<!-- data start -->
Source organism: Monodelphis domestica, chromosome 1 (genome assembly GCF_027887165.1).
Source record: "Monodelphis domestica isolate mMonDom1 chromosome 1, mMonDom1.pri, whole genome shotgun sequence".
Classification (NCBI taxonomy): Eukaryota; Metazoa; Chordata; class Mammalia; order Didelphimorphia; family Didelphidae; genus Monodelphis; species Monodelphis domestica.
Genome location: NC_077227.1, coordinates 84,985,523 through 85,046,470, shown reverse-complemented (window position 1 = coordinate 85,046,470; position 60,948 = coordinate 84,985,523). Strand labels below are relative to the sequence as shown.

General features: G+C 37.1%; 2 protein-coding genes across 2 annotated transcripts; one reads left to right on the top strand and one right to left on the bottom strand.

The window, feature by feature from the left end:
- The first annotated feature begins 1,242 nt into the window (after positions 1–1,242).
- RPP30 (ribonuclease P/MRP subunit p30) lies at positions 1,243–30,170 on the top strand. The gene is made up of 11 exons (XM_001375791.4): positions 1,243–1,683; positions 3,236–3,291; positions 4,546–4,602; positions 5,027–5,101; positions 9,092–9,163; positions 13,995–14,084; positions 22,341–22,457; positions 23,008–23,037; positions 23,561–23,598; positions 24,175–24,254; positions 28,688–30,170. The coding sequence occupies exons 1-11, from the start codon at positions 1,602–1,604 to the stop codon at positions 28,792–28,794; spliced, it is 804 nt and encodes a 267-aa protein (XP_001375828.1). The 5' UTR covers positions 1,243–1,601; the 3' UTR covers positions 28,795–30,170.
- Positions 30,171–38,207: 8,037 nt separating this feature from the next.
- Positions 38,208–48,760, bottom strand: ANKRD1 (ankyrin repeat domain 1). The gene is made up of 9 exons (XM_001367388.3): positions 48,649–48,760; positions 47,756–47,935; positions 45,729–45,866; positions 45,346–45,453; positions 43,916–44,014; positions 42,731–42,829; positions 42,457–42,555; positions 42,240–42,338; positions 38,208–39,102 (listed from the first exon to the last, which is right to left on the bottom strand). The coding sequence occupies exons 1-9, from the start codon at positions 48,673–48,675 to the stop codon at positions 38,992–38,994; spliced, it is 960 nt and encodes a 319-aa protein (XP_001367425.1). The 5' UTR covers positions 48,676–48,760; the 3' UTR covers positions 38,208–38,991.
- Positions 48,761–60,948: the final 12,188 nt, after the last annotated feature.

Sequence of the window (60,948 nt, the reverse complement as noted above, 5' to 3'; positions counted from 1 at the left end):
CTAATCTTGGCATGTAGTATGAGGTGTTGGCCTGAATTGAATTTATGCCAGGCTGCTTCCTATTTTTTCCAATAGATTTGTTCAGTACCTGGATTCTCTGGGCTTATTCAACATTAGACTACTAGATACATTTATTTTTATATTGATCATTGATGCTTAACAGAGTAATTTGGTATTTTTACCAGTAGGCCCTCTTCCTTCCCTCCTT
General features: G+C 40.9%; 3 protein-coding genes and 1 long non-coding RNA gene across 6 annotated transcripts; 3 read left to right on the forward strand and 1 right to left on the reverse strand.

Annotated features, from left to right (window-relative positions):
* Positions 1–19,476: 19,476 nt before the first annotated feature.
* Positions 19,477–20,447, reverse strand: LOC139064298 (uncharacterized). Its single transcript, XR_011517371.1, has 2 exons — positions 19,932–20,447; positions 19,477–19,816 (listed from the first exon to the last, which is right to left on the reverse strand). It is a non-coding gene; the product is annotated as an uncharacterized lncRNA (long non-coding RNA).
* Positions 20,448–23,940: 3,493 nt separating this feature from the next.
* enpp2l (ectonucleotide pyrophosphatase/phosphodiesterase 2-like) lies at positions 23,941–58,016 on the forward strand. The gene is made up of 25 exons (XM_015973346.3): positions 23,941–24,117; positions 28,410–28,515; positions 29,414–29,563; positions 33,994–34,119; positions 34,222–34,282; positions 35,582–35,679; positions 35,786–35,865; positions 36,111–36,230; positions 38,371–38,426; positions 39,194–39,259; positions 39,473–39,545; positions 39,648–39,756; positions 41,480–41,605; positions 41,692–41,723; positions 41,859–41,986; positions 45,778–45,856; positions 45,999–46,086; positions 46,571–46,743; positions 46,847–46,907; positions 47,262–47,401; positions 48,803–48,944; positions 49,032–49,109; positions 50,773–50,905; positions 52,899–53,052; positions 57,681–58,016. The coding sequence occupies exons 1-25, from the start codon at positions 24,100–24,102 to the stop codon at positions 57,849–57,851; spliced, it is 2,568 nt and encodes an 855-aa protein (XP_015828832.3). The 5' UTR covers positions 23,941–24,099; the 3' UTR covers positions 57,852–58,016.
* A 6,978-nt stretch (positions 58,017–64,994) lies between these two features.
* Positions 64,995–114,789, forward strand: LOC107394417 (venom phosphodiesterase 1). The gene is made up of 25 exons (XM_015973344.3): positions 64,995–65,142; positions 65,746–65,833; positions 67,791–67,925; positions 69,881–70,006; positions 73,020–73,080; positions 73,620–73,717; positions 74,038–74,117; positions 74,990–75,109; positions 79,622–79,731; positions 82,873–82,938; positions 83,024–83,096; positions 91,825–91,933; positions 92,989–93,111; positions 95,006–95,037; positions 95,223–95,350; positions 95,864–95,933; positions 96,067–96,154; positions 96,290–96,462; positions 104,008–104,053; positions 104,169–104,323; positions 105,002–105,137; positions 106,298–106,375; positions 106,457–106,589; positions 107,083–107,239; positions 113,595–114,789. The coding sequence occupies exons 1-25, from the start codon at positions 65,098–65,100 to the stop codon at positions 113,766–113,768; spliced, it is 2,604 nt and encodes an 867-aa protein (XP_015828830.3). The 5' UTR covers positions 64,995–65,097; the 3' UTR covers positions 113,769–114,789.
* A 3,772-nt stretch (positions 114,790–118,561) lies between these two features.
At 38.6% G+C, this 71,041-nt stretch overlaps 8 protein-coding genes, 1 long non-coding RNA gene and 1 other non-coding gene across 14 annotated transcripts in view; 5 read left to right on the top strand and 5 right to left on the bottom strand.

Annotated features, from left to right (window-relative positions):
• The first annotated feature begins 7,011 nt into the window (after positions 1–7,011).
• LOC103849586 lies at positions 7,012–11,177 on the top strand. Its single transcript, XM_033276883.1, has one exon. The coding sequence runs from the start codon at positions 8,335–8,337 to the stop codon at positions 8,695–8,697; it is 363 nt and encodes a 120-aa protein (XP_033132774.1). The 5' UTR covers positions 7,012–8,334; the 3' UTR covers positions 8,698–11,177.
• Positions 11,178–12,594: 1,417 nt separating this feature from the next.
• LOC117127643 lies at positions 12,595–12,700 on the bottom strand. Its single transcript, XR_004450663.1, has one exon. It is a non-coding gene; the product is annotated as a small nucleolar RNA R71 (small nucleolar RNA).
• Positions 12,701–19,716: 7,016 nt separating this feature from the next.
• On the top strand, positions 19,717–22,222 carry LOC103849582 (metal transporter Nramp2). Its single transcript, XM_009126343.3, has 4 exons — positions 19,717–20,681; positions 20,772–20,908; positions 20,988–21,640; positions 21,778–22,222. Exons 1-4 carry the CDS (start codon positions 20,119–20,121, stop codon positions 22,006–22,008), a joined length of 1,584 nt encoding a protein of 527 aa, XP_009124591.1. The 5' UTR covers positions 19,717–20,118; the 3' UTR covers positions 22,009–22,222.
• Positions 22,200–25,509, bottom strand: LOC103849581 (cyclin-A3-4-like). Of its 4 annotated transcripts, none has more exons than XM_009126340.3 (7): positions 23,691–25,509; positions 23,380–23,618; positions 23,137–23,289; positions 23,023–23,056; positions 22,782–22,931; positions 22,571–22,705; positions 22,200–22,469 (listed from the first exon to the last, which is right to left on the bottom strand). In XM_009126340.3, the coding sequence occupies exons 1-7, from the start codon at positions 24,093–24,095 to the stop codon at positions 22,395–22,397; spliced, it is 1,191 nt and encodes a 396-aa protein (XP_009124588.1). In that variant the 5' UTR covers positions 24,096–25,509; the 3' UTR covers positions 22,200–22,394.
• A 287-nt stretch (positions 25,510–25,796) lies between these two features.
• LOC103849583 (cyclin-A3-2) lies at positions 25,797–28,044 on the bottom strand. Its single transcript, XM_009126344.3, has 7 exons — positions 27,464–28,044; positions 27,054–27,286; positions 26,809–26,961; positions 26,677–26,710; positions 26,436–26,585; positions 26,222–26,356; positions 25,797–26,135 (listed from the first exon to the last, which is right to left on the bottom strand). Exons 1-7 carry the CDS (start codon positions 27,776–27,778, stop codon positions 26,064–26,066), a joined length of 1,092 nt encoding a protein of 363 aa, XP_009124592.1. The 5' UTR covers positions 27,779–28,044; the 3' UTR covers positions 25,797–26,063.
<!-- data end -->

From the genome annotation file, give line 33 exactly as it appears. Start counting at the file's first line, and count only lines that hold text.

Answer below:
• LOC103849583 (cyclin-A3-2) lies at positions 25,797–28,044 on the bottom strand. Its single transcript, XM_009126344.3, has 7 exons — positions 27,464–28,044; positions 27,054–27,286; positions 26,809–26,961; positions 26,677–26,710; positions 26,436–26,585; positions 26,222–26,356; positions 25,797–26,135 (listed from the first exon to the last, which is right to left on the bottom strand). Exons 1-7 carry the CDS (start codon positions 27,776–27,778, stop codon positions 26,064–26,066), a joined length of 1,092 nt encoding a protein of 363 aa, XP_009124592.1. The 5' UTR covers positions 27,779–28,044; the 3' UTR covers positions 25,797–26,063.